Raging Rimfires

Ruger is looking to draw new shooters with a fun new event.

Ruger Rimfire competition is a new action-shooting discipline that's easy and economical to take up.

To most people it would simply make sense not to show up for a world championship event with two guns you've barely fired and a course of fire you've never shot. I'm not most people; I'm not that smart.

Last August I traveled to Morro Bay, California, to compete in the first Ruger Rimfire World Championship at the Hogue Action Pistol Range. Okay, so it wasn't like championship-level shoots I'd competed in before--no pomp, no circumstance--but the 70 or so shooters there were dedicated to doing well, while having fun doing it.

I was there at the invitation of Ruger's Ken Jorgensen. He says the Ruger Rimfire matches grew out of an event that Nelson Dymond (who was match director for the Ruger championship) held about three or four years ago.

"It was a success in terms of interest from competitors and that families participated," Ken says. "We realized there is a need for events that are affordable in terms of equipment and ammo and that encourage families to shoot together."

While the competitors at the championship were largely male, there were a few juniors and women in attendance, and the way the event is designed, there seems no reason it shouldn't draw the people Ruger is trying to attract: new shooters.

The barriers to entry couldn't be lower. All you need are a rimfire pistol, rimfire rifle, cases and magazines for same, and some ammunition. (And while this is "Ruger" Rimfire match, you're not restricted to shooting that company's products. A junior on my squad used a Browning Buckmark handgun.) The way matches are squadded, two people could even use the same guns.

The guns don't have to be high-end, super-accurate pieces as it's a hits-for-time competition. The steel plates are sizable on most stages, and the distances aren't long, so most any gun will work. Heck, they don't even have to be semiautos as there's a cowboy division for revolvers and lever actions. There's an iron-sight division as well, so it's not even necessary to invest the money in red-dot sights.

All this makes it great for introducing new shooters to competition, which can go a long way in developing new people's skills and maintaining their interest over the long haul.

And while many of the people I shot with at the championships were serious-minded competitors--with some of the coolest-looking, high-tech rimfire pistols and rifles I've ever seen--almost everyone seemed just as interested in having a good time as in turning in a good score.

"Ruger wants to encourage families to enjoy the shooting sports and teach young people how to be safe and responsible with firearms," Ken says. "The format is fun and has a measure of competition that the young people in particular like. It is also in a very controlled environment that stresses safety."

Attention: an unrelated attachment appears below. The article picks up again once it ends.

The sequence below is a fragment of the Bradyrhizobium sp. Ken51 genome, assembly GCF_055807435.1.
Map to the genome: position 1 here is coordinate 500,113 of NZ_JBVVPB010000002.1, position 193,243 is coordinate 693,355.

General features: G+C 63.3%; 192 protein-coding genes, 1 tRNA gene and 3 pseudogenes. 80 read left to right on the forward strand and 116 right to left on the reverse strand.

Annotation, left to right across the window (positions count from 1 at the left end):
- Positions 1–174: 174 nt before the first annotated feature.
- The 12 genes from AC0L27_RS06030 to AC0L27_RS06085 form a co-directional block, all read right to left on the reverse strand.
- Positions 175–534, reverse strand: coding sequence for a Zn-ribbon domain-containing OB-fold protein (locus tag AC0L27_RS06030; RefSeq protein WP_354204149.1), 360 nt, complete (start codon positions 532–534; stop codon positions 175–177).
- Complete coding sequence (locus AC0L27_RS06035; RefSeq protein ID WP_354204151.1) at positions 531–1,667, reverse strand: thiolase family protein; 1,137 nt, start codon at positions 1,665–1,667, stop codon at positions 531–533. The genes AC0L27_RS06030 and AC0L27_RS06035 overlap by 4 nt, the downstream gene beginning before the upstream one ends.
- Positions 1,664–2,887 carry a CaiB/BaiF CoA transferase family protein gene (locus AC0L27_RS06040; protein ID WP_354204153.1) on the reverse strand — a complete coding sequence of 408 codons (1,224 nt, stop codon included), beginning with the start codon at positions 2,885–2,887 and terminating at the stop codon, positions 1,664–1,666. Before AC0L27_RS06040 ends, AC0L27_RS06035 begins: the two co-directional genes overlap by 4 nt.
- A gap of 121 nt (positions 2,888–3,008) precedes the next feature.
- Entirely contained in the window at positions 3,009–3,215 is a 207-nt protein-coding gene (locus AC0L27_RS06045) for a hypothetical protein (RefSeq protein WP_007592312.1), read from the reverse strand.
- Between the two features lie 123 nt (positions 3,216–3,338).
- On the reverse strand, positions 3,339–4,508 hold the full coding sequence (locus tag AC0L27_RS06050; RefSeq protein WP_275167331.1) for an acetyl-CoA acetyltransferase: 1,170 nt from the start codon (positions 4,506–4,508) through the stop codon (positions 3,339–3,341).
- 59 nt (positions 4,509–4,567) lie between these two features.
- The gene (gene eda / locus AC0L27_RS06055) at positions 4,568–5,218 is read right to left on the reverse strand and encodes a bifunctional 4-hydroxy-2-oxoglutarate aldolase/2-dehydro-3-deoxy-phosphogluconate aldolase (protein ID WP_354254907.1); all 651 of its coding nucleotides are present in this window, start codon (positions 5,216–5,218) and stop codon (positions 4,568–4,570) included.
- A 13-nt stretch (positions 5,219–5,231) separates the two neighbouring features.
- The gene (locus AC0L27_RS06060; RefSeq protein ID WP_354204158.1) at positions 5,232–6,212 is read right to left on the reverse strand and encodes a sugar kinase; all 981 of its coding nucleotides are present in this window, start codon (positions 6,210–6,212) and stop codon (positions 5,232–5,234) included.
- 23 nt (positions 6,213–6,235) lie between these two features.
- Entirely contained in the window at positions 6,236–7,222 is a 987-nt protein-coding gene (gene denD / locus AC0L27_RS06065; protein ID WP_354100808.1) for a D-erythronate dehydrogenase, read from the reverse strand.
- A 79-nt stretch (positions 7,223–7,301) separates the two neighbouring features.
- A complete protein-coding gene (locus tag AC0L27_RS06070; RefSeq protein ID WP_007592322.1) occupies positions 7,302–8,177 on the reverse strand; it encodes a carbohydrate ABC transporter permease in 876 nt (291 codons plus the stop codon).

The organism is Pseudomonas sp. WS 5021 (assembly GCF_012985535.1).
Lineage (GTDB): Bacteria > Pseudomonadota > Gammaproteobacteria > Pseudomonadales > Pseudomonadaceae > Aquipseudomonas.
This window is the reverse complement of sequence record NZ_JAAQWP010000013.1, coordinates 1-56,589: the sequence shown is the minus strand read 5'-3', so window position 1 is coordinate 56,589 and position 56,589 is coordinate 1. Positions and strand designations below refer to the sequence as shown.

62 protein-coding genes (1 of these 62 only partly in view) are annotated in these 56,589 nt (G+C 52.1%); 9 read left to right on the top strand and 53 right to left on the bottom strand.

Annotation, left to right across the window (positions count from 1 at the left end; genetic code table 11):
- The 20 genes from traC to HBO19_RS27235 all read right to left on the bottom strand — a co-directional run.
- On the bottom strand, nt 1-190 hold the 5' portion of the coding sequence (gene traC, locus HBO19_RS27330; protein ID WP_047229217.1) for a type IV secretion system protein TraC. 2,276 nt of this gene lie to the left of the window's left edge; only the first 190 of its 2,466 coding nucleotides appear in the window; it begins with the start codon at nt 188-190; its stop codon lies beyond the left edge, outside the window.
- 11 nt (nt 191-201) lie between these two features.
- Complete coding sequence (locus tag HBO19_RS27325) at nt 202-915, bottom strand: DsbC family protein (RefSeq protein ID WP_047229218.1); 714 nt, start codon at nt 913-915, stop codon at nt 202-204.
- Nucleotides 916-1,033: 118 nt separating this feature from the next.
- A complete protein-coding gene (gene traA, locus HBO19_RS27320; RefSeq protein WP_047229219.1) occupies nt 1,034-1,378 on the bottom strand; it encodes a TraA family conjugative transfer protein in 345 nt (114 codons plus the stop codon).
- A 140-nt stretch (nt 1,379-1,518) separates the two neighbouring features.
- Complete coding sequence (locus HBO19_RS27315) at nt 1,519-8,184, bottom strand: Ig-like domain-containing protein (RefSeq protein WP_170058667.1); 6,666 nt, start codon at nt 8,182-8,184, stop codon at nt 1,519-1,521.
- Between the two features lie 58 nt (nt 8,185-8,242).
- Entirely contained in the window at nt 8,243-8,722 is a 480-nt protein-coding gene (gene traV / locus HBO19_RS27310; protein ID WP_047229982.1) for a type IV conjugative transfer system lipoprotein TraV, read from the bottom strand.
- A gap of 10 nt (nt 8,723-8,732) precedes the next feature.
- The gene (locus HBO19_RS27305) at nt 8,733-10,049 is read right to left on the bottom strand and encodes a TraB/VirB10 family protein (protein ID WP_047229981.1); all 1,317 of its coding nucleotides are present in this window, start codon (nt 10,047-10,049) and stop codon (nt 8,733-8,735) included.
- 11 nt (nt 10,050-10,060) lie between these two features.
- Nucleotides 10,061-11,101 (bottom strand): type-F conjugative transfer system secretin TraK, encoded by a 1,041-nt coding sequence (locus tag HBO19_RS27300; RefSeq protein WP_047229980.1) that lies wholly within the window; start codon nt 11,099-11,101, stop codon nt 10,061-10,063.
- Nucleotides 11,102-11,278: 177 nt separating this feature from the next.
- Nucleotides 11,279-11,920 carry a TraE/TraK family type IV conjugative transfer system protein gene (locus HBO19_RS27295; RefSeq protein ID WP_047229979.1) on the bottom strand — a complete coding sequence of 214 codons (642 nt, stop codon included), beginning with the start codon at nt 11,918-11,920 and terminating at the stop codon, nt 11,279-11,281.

Ruger's role in all this is to help facilitate the events and, of course, contribute to the prize table--which was well-stacked at the Hogue range with products from several supporting companies.

Ruger is in the process of creating a set of steel targets that can be made available for a match, and it has come up with a set of guidelines clubs can use to organize an event. According to Ken, though, the company is not looking to create an organization you have to belong to in order to shoot the matches.

Last year there were three regional matches held in California, Pennsylvania and New Mexico, plus the championship match in Morro Bay.

Ken says the goal is to have nine regionals across the country in addition to a championship match this year.

"I would like to see regionals grow to the point we see 75 to 100 participants at each. I hope the championship grows to be 100 plus and becomes a multi-day event that draws shooters from across the country."

Over the years, I've competed in smallbore rifle, silhouette, air pistol, highpower rifle, and I can say without reservation the Ruger Rimfire match was the most fun I ever had. The stages were challenging but in such a way that if you were an action-shooting novice like me, you could hit all the targets if you didn't worry about time.

For the more advanced shooters who were focused on posting a good score, the stages presented just as much of a challenge because once you speed it up, even relatively large, close targets can be missed. And mistakes are costly when times are measured in hundredths of a second.

How did I do? I was slow as molasses for the most part, but I had a terrific time and shot with some fine people. I know one thing: I plan to be on that firing line again this year for the championship shoot.

At press time, Ruger was still working on setting up a web page for people to get more information on matches in their area. In the meantime, you can visit Nelson Dymond's site, TeamRimfire.com. Clubs that are looking to host a match should contact Nelson at nelsondymond@gmail.com.

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